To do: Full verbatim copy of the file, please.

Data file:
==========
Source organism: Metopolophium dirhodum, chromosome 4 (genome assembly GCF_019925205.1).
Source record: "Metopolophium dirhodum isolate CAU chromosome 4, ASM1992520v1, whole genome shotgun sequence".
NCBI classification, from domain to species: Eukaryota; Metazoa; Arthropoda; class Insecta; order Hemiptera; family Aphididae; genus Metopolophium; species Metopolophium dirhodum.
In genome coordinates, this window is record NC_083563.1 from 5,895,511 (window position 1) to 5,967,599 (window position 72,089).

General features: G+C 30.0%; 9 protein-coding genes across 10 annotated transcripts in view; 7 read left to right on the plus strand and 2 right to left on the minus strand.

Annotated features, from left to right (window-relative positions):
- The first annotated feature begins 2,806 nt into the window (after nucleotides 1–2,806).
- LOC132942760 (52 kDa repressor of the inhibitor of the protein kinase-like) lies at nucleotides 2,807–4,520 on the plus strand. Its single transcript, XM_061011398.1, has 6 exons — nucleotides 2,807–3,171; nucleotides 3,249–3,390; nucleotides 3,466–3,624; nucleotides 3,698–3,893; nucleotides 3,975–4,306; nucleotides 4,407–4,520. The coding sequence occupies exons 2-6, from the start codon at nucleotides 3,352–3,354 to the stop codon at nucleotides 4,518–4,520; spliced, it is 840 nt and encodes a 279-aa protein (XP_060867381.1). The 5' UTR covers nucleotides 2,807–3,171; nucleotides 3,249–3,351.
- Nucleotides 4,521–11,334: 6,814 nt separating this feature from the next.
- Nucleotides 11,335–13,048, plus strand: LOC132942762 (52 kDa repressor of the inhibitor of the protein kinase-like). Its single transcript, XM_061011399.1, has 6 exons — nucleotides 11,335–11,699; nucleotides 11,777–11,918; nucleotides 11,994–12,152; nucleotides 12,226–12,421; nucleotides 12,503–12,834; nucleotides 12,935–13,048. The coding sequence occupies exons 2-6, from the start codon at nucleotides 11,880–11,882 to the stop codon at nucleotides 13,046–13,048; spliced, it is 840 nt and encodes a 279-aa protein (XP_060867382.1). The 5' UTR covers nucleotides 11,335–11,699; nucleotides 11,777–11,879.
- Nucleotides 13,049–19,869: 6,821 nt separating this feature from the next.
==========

Source organism: Metopolophium dirhodum, chromosome 4 (genome assembly GCF_019925205.1).
Source record: "Metopolophium dirhodum isolate CAU chromosome 4, ASM1992520v1, whole genome shotgun sequence".
NCBI classification, from domain to species: Eukaryota; Metazoa; Arthropoda; class Insecta; order Hemiptera; family Aphididae; genus Metopolophium; species Metopolophium dirhodum.
In genome coordinates, this window is record NC_083563.1 from 5,895,511 (window position 1) to 5,967,599 (window position 72,089).

General features: G+C 30.0%; 9 protein-coding genes across 10 annotated transcripts in view; 7 read left to right on the plus strand and 2 right to left on the minus strand.

Annotated features, from left to right (window-relative positions):
- The first annotated feature begins 2,806 nt into the window (after nucleotides 1–2,806).
- LOC132942760 (52 kDa repressor of the inhibitor of the protein kinase-like) lies at nucleotides 2,807–4,520 on the plus strand. Its single transcript, XM_061011398.1, has 6 exons — nucleotides 2,807–3,171; nucleotides 3,249–3,390; nucleotides 3,466–3,624; nucleotides 3,698–3,893; nucleotides 3,975–4,306; nucleotides 4,407–4,520. The coding sequence occupies exons 2-6, from the start codon at nucleotides 3,352–3,354 to the stop codon at nucleotides 4,518–4,520; spliced, it is 840 nt and encodes a 279-aa protein (XP_060867381.1). The 5' UTR covers nucleotides 2,807–3,171; nucleotides 3,249–3,351.
- Nucleotides 4,521–11,334: 6,814 nt separating this feature from the next.
- Nucleotides 11,335–13,048, plus strand: LOC132942762 (52 kDa repressor of the inhibitor of the protein kinase-like). Its single transcript, XM_061011399.1, has 6 exons — nucleotides 11,335–11,699; nucleotides 11,777–11,918; nucleotides 11,994–12,152; nucleotides 12,226–12,421; nucleotides 12,503–12,834; nucleotides 12,935–13,048. The coding sequence occupies exons 2-6, from the start codon at nucleotides 11,880–11,882 to the stop codon at nucleotides 13,046–13,048; spliced, it is 840 nt and encodes a 279-aa protein (XP_060867382.1). The 5' UTR covers nucleotides 11,335–11,699; nucleotides 11,777–11,879.
- Nucleotides 13,049–19,869: 6,821 nt separating this feature from the next.